Behind it all, however, is the promise that should all else fail, Seattle Children’s Hospital Foundation will cover the cost of these trials. This boggles my mind. Her last transplant cost $1.1 million. Sometimes I shudder at what Allistaire’s care has cost. I look at my one beloved child and know she is not of greater value than each of the thousands of children who die every day in developing countries. It is not fair that so much is given to her. The Super Bowl helped add a little perspective. Thirty seconds of Super Bowl advertisement time costs four million dollars. That’s about what it has cost to keep Allistaire alive the last 3 years. She is not worth more than the thousands of children’s lives that could be saved by four million dollars, but she is sure worth more than a measly 30 seconds of TV add time. What a world.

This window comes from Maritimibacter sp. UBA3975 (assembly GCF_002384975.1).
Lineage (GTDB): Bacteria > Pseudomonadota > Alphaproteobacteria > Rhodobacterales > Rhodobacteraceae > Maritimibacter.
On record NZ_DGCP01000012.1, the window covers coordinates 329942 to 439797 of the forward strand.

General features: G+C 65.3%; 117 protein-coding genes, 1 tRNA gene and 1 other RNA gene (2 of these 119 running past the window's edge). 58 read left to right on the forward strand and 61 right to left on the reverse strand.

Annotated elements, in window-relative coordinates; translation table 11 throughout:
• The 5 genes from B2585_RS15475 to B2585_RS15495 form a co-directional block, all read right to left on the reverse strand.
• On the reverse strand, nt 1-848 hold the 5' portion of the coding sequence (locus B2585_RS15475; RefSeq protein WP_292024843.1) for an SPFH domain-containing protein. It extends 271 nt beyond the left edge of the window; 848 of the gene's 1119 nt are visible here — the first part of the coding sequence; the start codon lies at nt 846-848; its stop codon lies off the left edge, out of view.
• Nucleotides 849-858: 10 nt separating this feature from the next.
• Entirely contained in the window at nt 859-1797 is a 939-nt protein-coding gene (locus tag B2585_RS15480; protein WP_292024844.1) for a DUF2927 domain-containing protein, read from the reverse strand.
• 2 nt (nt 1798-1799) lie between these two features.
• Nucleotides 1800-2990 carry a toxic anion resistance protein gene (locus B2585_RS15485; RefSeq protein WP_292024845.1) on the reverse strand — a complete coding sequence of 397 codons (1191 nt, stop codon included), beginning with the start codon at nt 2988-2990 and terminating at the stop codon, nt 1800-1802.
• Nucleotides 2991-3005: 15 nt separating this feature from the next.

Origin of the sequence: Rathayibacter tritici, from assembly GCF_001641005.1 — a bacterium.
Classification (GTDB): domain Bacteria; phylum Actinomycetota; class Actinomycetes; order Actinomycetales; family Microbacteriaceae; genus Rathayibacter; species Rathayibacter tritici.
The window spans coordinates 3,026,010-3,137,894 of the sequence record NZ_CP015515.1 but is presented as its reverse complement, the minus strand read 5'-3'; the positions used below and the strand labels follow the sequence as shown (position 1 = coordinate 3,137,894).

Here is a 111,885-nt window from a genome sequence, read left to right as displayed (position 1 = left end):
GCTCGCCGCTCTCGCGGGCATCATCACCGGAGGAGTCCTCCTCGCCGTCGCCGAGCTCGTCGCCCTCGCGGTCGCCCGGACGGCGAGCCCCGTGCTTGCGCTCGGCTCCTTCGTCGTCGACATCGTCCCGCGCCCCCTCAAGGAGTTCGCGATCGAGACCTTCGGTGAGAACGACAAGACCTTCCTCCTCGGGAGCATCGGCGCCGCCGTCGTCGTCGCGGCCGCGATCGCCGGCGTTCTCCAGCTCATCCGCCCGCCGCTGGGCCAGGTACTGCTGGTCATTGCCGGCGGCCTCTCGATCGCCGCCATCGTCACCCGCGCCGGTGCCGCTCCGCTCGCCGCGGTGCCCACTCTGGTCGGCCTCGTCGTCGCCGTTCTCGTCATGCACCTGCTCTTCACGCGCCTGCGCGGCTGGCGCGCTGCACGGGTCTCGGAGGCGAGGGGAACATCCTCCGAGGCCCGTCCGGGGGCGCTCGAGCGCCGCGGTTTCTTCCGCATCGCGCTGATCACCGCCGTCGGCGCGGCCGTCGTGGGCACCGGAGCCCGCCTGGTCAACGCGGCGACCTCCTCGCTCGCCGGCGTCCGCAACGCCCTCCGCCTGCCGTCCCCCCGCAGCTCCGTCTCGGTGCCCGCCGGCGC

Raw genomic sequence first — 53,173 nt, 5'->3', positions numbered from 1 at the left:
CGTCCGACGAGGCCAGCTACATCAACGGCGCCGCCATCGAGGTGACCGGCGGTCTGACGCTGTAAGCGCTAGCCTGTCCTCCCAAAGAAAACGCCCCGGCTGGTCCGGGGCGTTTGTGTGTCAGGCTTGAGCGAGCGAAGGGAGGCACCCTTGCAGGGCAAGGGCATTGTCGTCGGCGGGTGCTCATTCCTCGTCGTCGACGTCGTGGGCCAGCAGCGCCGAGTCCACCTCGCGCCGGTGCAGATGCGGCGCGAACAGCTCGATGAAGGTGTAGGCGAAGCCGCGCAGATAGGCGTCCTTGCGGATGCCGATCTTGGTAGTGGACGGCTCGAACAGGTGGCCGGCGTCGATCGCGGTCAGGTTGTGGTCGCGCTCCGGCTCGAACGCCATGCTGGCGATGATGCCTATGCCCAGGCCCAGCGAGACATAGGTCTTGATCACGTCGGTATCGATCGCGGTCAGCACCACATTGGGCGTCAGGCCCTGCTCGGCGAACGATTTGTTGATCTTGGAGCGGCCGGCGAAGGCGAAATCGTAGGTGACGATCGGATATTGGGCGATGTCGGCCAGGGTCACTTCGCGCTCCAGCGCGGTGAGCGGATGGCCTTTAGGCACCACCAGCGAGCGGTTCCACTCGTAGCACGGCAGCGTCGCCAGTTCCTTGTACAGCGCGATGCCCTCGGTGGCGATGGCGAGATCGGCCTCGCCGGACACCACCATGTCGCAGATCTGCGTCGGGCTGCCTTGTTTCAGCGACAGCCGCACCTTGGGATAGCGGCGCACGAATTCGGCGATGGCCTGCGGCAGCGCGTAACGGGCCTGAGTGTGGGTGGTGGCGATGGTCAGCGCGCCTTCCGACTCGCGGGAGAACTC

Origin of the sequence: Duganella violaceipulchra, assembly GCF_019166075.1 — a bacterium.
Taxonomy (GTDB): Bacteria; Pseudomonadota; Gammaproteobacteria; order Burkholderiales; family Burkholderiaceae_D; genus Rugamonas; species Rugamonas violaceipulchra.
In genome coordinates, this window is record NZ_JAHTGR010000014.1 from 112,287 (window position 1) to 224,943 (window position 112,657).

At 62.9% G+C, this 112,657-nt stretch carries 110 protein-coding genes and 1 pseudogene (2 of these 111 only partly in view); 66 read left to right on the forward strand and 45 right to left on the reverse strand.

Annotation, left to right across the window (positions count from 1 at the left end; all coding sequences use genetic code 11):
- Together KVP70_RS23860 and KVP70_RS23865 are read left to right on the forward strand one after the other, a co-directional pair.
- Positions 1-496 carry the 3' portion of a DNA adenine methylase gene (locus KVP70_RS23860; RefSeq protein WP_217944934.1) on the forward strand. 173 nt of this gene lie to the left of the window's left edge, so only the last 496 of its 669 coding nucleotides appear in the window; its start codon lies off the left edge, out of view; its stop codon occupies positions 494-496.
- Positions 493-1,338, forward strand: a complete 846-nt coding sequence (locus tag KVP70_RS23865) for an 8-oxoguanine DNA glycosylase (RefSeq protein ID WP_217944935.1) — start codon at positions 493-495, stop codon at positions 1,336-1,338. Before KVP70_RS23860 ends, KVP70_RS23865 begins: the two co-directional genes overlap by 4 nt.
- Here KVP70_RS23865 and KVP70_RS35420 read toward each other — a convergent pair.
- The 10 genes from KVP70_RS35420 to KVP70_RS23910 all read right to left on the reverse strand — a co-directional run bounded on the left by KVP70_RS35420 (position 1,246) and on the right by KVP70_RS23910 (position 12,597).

Another steel gate is in the hands of the donor herself. She has to consent to both the large volume of cells needed in order to complete the depletion of the naive T-cells for the transplant and for the genetic modification of the T-cells for the trial after transplant. She has agreed to donate and has agreed to the time frame requested but she still needs to give these specific consents. There is not one single thing in the universe I can do to impact her decision. In a stringent effort to in no way coerce the donor, this woman knows absolutely nothing of Allistaire’s condition, her age, the severity of need – nothing. So many gates barring the road before us. Most of this post was written yesterday morning long before results from Allistaire’s echo came in. The day ebbed by at a painfully slow pace. I felt I could not leave the room because at any moment the cardiologists would come in with news of her heart. Yesterday the weight of sadness lay heavy. Day became evening and then night with still no word. The nurse graciously harassed the resident in hopes she would in turn harass the cardiologist for results. Corrine, the resident, came in just before 9pm beaming once again. She made the cardiologist repeat himself several times to be sure she heard the number right. “The ejection fraction is 45,” she said with nearly uncontainable smile. FORTY-FIVE??!!!!! “That is the exact number it has to be for her to move forward with transplant,” I told her with laughing, shocked joy. God, who are you? Really who are? I know your face is just beaming, beaming with joy, with delight to bring us delight. So what you’re saying, Lord, is that you have her in your hands? What you’re saying is that this is not hard for you? We need 45, well here’s 45. Thank you Lord, Thank you. I think we were all flabbergasted at that incredibly glorious number.